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    Scottish and International Modernisms: Relationships and Reconfigurations

    £19.95
    This collection of essays, from fourteen scholars, illustrates the strongly international and modernist dimension of Scotland's interwar revival, and illuminates the relationships between Scottish and non-Scottish writers and contexts. It also includes two chapters on the contribution made to this revival by Scottish visual art and music.
    ISBN: 9781906841072
    AuthorEmma Dymock
    Pub Date06/10/2011
    BindingPaperback
    Pages216
    Availability: In Stock

    The twentieth-century Scottish renaissance - the literary and artistic revival which followed the end of the First World War - advanced a claim for a distinctive Scottish identity: cultural, political and national. Unlike earlier nineteenth-century Celtic revivals, this renaissance was both outward-looking and confidently contemporary; it embraced continental European influences as well as those of Anglophone writers such as Eliot, Joyce, Pound and Lawrence, and contributed to the development of what we now call modernism.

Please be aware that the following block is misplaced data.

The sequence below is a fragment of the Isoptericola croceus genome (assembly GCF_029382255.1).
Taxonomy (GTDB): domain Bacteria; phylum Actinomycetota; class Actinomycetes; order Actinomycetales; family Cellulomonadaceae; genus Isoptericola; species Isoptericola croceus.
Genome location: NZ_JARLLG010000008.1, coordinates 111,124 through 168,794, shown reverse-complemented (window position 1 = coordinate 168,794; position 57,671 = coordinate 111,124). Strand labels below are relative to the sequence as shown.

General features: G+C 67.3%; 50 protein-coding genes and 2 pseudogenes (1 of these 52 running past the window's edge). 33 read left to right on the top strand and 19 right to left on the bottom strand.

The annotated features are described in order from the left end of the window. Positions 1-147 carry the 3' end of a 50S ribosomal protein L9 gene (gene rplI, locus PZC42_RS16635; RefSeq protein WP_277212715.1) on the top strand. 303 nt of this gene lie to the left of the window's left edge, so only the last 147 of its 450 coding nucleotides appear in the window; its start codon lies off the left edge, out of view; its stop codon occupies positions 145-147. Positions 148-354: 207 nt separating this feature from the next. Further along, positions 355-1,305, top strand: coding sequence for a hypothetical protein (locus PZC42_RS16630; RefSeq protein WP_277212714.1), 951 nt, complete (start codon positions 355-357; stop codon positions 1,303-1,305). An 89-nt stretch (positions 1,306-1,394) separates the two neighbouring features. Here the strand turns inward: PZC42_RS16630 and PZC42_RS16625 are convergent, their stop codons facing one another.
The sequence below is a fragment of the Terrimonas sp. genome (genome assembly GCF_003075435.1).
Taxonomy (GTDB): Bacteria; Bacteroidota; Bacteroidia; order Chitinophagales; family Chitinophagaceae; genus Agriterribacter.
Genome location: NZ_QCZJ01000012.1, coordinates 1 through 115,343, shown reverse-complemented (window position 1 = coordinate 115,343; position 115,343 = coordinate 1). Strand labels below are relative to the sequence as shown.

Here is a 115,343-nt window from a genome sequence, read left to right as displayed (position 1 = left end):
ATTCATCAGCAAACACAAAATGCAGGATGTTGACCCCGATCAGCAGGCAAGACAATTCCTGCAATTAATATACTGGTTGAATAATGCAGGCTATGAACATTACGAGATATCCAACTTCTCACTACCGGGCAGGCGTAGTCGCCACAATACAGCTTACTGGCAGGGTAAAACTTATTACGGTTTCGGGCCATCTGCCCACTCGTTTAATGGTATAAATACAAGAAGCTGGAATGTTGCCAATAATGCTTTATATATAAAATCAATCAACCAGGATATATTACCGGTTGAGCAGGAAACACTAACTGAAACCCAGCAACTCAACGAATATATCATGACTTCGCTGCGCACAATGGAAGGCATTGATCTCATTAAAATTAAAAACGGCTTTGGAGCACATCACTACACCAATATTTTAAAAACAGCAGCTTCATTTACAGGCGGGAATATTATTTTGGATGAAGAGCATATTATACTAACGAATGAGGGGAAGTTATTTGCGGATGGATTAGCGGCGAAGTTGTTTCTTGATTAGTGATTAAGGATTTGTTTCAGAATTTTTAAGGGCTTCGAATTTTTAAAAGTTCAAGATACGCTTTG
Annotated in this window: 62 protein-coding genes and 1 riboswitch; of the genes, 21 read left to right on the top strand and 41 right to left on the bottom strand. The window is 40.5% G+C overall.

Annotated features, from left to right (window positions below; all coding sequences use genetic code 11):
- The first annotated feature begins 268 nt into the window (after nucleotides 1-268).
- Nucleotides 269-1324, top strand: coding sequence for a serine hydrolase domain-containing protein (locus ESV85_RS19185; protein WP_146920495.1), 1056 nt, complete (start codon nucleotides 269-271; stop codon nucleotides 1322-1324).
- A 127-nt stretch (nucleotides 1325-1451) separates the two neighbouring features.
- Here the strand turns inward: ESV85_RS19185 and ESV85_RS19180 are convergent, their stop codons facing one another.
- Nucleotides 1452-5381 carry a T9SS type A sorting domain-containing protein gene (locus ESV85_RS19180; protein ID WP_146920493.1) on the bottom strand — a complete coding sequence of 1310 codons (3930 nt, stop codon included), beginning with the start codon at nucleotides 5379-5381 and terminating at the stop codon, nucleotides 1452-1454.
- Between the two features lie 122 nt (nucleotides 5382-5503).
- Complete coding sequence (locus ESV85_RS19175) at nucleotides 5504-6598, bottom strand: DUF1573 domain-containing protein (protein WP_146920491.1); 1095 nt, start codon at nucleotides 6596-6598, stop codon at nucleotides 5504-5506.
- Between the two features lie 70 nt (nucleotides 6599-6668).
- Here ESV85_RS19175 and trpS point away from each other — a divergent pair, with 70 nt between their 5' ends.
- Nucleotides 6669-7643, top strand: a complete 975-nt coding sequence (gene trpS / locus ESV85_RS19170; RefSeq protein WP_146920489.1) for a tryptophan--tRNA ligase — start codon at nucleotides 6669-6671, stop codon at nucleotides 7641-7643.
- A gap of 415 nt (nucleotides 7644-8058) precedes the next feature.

This collection of fourteen essays illustrates the strongly international and modernist dimension of Scotland's interwar revival, and illuminates the relationships between Scottish and non-Scottish writers and contexts. It also includes two chapters on the contribution made to this revival by Scottish visual art and music.

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    The twentieth-century Scottish renaissance - the literary and artistic revival which followed the end of the First World War - advanced a claim for a distinctive Scottish identity: cultural, political and national. Unlike earlier nineteenth-century Celtic revivals, this renaissance was both outward-looking and confidently contemporary; it embraced continental European influences as well as those of Anglophone writers such as Eliot, Joyce, Pound and Lawrence, and contributed to the development of what we now call modernism.



    This collection of fourteen essays illustrates the strongly international and modernist dimension of Scotland's interwar revival, and illuminates the relationships between Scottish and non-Scottish writers and contexts. It also includes two chapters on the contribution made to this revival by Scottish visual art and music.